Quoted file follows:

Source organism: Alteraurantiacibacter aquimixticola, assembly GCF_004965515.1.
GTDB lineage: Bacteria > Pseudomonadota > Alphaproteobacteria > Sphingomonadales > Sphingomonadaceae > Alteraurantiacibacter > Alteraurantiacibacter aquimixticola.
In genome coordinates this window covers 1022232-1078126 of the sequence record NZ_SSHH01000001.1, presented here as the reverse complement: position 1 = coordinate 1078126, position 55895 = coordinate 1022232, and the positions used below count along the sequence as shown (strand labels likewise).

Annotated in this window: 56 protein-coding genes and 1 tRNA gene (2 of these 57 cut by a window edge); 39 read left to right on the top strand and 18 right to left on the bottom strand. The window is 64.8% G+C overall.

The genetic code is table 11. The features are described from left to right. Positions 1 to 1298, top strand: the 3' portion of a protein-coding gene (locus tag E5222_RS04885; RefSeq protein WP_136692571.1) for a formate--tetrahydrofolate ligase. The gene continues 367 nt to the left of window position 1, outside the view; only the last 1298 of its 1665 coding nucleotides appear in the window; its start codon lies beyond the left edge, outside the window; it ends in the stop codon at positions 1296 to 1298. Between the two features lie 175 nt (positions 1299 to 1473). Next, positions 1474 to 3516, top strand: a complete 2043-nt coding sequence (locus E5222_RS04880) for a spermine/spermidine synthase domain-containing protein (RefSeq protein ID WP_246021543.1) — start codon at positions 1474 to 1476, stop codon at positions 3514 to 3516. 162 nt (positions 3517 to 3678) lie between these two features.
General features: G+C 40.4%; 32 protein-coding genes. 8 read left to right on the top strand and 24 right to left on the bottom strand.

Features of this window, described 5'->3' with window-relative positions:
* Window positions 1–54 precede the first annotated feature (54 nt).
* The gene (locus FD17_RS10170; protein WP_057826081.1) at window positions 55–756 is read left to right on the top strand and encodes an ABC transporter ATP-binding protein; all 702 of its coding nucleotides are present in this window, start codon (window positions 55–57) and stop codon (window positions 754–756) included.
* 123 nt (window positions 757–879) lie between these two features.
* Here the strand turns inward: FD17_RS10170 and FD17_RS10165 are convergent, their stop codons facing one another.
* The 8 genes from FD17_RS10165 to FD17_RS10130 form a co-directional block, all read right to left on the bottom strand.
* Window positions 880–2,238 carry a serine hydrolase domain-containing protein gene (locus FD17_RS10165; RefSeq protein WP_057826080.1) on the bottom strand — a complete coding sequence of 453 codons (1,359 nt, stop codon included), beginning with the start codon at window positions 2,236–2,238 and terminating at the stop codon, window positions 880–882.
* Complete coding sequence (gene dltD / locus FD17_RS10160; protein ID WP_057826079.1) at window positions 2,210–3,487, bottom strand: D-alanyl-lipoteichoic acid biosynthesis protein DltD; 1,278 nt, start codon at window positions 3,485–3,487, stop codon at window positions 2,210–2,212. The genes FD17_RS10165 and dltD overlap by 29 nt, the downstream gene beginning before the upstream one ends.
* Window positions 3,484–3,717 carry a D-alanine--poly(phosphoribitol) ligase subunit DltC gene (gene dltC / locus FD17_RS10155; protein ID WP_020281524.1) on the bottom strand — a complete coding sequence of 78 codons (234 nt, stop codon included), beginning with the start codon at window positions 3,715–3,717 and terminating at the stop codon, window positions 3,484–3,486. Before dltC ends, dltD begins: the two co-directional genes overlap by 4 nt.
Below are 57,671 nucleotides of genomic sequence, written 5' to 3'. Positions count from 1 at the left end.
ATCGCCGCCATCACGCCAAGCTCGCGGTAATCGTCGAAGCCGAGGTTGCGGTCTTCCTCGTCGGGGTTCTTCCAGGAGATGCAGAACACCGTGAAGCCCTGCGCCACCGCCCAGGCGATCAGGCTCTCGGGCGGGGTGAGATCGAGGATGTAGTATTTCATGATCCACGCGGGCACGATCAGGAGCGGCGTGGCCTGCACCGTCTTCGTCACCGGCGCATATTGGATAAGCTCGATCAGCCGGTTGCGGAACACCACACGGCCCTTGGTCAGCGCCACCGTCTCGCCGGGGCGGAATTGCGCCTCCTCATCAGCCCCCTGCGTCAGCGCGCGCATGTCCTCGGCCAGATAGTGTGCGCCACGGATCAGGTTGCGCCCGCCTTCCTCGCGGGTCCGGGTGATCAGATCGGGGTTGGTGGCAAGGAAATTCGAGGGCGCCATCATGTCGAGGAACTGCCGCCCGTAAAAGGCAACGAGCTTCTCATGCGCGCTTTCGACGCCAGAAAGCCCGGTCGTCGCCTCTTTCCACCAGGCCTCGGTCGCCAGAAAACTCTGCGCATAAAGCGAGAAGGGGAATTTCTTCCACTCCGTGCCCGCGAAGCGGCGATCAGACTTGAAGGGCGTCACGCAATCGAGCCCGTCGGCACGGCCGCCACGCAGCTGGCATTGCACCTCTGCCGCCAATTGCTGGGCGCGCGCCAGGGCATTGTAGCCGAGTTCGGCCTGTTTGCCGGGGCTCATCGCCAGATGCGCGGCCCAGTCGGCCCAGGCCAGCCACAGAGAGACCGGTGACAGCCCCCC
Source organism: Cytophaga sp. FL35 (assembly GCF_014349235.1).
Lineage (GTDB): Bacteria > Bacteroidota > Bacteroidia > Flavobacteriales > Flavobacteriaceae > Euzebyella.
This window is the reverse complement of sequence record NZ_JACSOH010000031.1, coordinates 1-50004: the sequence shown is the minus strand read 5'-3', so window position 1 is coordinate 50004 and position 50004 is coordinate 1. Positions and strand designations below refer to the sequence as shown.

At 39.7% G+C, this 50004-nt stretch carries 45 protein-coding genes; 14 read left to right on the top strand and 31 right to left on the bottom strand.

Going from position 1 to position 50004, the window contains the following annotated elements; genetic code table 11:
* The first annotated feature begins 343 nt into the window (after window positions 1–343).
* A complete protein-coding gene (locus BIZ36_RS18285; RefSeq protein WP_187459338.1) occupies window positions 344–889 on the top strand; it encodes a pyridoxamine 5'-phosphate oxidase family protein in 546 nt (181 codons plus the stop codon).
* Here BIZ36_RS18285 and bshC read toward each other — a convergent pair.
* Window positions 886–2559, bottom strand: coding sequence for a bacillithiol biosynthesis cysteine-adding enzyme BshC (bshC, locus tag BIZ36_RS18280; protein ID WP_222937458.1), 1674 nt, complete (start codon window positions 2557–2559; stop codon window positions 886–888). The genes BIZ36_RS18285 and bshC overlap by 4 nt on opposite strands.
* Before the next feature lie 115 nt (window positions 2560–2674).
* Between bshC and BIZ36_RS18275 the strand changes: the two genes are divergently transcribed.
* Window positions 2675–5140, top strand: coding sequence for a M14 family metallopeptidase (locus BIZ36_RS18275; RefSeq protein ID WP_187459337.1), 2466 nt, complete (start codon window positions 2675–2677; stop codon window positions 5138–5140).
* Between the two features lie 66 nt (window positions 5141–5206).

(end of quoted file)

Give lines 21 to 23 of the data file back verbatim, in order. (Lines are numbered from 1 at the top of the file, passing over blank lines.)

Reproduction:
At 39.7% G+C, this 50004-nt stretch carries 45 protein-coding genes; 14 read left to right on the top strand and 31 right to left on the bottom strand.

Going from position 1 to position 50004, the window contains the following annotated elements; genetic code table 11:
* The first annotated feature begins 343 nt into the window (after window positions 1–343).